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Stop hiking up Mount Baldy. It's dangerous.

Authorities working to limit access to Mt. Baldy after another deputies rescue another hiker
Authorities working to limit access to Mt. Baldy after deputies rescue another hiker 03:01

Stop hiking up Mount Baldy. It's dangerous.  

"It's literally like an ice chute," said Corporal Ryan Peppler, a pilot with one of San Bernardino's air rescue teams. "You get on that, you lose your footing, you are going to go for a ride."

This weekend, Peppler and his crew aboard Air Rescue 306, flew over the highest peak in the San Gabriel Mountains after yet another hiker, a 71-year-old man from San Diego, slipped and fell 50 feet in the Ice House Canyon area of Mt. Baldy. 

"We were able to hoist the gentleman out first, got him situated in the back of the helicopter and then came back in and picked up our rescuer," said Peppler. 

The dangerous conditions have prompted the San Bernadino County Sheriff's Department to work with legislators to create a strict permitting process to hike in the area. Additionally, they are hoping to enlist more rangers on the trails to check for permits and winter hiking gear. 

"They would have to show those permits on the trails to those rangers and face significant fines if they didn't have those permits," said spokesperson Mara Rodriguez.

In at least 14 missions this winter, search and rescue teams have risked their own lives trying to save injured hikers in the alpine conditions blanketing the San Gabriel Mountains nearly every weekend. Despite their best efforts, the high winds, coupled with the icy conditions, make it difficult for crews to find everyone that goes missing in the mountains, including British actor Julian Sands. The 65-year-old went missing nearly two weeks ago and has yet to be found.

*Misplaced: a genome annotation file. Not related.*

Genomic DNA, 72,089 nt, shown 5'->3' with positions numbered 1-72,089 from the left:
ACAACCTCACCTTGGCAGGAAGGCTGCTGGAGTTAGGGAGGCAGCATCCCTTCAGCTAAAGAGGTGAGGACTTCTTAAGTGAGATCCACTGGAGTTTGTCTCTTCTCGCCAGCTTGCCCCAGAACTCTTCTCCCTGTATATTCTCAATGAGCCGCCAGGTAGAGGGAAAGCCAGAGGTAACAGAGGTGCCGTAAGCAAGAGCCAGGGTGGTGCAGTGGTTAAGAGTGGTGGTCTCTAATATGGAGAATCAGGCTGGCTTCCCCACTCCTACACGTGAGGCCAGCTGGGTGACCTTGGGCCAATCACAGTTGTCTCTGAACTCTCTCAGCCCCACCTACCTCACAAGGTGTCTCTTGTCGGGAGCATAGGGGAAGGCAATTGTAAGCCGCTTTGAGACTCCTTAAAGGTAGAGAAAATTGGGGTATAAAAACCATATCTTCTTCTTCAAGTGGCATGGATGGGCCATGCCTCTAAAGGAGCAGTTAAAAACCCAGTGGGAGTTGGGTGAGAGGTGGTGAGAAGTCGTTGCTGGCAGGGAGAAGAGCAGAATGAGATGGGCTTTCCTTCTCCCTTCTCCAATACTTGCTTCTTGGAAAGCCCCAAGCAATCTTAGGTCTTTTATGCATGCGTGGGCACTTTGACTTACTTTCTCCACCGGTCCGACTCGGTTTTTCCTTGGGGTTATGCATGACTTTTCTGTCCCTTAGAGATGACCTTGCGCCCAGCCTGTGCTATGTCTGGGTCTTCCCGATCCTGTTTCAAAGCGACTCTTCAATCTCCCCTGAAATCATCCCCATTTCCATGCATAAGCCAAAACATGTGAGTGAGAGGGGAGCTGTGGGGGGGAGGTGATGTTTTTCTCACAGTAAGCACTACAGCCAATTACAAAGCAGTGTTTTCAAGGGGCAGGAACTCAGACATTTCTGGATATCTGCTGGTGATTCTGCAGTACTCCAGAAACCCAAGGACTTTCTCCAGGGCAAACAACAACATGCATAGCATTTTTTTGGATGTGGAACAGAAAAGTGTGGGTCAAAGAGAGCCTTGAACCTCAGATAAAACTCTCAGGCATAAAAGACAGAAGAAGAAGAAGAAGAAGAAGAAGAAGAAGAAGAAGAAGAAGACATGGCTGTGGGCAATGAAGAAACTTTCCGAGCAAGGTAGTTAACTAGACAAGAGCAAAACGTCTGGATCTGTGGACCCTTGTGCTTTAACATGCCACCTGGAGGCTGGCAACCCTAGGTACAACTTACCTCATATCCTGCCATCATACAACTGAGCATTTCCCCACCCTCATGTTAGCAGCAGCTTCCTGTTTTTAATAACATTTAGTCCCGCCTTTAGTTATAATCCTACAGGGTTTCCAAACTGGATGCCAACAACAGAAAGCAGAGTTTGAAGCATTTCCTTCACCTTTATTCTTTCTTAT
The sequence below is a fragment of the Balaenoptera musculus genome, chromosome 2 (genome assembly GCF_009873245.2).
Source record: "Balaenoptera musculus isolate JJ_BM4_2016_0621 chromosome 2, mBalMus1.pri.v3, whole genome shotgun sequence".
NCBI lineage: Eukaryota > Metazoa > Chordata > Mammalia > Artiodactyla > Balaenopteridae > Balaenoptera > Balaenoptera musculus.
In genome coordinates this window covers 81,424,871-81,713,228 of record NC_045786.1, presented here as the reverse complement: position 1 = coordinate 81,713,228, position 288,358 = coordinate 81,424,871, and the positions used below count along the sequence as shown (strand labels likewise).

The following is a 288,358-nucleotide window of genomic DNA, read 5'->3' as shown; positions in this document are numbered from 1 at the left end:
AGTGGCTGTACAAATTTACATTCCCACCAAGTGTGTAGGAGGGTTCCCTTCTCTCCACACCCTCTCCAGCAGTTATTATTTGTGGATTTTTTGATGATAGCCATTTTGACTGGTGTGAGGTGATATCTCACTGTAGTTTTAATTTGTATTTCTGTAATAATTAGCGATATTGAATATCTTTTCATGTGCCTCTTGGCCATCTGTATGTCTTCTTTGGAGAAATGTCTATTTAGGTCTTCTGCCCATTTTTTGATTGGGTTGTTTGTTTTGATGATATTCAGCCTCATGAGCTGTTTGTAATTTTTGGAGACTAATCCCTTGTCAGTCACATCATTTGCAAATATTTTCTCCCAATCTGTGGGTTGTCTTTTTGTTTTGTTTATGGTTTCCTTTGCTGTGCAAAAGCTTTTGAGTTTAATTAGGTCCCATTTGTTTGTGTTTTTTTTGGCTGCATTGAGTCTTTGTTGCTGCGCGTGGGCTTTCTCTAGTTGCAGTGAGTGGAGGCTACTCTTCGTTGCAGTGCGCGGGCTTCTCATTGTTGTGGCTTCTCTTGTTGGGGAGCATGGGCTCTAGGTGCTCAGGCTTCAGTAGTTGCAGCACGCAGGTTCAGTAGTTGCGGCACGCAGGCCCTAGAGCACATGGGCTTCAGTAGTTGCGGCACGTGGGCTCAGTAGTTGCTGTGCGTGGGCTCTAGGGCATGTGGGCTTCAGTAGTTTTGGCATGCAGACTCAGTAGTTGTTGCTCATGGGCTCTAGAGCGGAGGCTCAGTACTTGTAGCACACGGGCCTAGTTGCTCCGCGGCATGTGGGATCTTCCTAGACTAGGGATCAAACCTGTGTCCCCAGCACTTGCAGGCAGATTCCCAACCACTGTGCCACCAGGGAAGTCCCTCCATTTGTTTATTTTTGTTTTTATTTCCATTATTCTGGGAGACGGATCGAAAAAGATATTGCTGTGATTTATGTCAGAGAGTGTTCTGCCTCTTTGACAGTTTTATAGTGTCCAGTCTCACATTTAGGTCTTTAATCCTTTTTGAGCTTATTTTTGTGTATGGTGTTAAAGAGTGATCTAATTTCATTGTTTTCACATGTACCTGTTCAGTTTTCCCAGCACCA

While people like the 71-year-old man from San Diego were rescued after terrible falls, others like Crystal Paula Gonzalez were not as fortunate. 

Referred to as the "Hiking Queen" by her friends and family, Gonzalez decided to turn back after watching an uncontrollable column of ice fall right past her. However, the mother of four slipped and fell over 500 feet down the notoriously difficult mountain terrain and hit a tree. Injured and in dire need of help, rescue teams tried their best to make it to Gonzalez in time, but the conditions prevented them from hiking up to her or even flying to her. 

"Due to the slope angle and the ice, it makes it too dangerous to hike so we had to lower her down by creating a rope system," rescue medic Eric Rose said two weeks ago. 

While she was an experienced hiker who had reached the top of Mountain Whitney — the tallest peak in the continental United States — Gonzalez died on that mountain. 

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